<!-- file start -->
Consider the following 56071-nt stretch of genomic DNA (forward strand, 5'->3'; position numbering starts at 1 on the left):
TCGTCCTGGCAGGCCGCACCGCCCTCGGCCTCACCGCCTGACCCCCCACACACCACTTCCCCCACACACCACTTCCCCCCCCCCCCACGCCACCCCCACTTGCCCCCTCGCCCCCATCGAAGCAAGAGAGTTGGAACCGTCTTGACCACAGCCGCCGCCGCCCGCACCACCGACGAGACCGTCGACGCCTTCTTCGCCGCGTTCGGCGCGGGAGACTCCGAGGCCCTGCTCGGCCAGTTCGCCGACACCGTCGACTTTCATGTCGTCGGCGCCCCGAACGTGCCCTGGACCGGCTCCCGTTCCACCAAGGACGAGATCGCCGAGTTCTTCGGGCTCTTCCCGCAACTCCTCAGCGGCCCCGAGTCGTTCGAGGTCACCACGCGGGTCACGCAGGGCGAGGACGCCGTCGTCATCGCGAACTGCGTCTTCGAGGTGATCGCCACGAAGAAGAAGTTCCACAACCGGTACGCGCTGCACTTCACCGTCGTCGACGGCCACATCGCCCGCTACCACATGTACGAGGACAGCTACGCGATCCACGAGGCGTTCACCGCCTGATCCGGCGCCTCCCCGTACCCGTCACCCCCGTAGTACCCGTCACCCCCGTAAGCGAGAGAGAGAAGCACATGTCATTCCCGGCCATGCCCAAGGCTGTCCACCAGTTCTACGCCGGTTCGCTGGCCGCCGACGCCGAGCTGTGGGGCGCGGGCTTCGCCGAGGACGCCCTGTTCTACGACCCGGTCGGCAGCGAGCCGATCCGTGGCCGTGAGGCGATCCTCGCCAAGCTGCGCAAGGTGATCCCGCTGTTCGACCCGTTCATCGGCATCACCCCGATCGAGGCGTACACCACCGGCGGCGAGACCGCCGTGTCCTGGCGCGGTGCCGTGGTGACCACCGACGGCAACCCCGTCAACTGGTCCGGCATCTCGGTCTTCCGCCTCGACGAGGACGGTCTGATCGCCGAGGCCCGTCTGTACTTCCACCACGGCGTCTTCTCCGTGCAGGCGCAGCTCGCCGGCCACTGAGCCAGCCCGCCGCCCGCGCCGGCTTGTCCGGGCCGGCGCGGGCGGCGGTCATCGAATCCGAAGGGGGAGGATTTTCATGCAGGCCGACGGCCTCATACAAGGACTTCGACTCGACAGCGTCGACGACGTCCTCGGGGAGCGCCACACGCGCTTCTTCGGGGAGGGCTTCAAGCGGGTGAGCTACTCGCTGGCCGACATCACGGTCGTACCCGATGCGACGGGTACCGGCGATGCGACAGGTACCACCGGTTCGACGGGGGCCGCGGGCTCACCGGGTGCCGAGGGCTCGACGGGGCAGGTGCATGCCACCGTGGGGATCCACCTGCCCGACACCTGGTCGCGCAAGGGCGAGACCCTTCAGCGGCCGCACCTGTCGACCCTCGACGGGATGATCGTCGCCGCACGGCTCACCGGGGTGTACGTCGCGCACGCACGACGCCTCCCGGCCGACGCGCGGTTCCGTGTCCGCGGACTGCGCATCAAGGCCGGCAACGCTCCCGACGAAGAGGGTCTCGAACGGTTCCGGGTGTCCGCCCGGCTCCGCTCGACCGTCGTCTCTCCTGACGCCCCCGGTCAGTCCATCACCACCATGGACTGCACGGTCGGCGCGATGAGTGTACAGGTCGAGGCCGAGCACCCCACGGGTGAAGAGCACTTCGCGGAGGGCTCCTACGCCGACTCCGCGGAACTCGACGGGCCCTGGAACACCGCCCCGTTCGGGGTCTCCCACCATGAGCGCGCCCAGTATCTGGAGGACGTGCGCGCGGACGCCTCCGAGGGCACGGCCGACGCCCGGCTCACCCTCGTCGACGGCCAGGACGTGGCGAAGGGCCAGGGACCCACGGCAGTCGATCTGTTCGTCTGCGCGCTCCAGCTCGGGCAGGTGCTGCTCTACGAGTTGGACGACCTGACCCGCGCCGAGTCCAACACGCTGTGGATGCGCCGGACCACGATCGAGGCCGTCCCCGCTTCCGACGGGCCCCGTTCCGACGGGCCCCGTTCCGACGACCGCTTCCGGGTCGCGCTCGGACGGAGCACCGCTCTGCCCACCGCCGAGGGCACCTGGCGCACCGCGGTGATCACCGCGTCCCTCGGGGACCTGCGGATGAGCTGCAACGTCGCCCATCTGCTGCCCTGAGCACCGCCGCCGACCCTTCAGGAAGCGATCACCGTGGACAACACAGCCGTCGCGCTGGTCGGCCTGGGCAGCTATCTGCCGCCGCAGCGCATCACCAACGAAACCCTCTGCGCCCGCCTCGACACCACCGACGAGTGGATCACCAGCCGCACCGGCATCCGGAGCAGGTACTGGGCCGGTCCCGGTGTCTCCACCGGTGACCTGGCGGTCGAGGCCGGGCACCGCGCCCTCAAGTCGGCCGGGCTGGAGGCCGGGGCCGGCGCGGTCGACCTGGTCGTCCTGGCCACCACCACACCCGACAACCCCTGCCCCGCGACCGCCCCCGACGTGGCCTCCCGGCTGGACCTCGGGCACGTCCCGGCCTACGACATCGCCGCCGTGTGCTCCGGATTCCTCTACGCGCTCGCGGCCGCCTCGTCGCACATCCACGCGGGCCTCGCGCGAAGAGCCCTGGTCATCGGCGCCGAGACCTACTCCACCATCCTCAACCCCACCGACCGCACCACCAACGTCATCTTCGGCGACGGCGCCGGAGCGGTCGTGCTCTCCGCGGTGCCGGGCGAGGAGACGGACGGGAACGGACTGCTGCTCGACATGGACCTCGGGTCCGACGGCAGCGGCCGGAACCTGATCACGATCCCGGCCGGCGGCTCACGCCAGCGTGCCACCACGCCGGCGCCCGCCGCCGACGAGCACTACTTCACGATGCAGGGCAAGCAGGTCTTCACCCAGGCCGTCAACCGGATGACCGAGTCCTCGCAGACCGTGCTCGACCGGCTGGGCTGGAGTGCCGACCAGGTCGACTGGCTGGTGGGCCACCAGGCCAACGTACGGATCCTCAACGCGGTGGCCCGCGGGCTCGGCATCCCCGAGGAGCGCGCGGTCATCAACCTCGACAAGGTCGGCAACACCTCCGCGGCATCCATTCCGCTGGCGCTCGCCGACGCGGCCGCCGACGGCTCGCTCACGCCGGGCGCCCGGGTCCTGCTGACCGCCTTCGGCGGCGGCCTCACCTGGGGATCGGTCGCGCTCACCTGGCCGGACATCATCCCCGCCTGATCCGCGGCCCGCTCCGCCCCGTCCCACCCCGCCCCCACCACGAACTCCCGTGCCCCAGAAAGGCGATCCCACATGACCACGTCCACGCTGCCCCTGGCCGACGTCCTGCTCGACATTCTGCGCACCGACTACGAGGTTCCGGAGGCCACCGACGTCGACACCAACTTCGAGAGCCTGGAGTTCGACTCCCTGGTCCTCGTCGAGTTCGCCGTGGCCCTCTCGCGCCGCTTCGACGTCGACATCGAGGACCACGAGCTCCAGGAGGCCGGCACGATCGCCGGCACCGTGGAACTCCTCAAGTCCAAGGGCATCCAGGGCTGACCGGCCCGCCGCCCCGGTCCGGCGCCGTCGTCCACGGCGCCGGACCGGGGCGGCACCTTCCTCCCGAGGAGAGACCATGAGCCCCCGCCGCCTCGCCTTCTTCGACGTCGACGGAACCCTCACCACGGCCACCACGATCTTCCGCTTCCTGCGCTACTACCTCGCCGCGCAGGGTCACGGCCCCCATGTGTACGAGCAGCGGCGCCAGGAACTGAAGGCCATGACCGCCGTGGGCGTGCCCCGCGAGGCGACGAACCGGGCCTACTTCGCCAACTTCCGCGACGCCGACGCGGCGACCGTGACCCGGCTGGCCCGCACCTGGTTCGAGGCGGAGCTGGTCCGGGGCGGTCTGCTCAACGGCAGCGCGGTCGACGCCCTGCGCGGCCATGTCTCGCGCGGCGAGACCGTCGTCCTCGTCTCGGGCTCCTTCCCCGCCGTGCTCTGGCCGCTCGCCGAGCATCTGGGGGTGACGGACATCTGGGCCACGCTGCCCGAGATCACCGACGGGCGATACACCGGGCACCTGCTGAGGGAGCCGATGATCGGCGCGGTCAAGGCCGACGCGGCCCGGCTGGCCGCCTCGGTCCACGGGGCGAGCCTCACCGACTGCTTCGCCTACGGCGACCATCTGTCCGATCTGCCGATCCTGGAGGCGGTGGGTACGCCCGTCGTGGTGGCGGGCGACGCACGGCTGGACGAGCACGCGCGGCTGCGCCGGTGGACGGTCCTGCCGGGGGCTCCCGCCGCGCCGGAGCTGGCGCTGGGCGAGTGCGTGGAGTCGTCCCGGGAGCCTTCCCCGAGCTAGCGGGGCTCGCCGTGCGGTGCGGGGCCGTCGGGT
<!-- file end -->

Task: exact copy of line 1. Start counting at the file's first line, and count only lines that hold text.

Consider the following 56071-nt stretch of genomic DNA (forward strand, 5'->3'; position numbering starts at 1 on the left):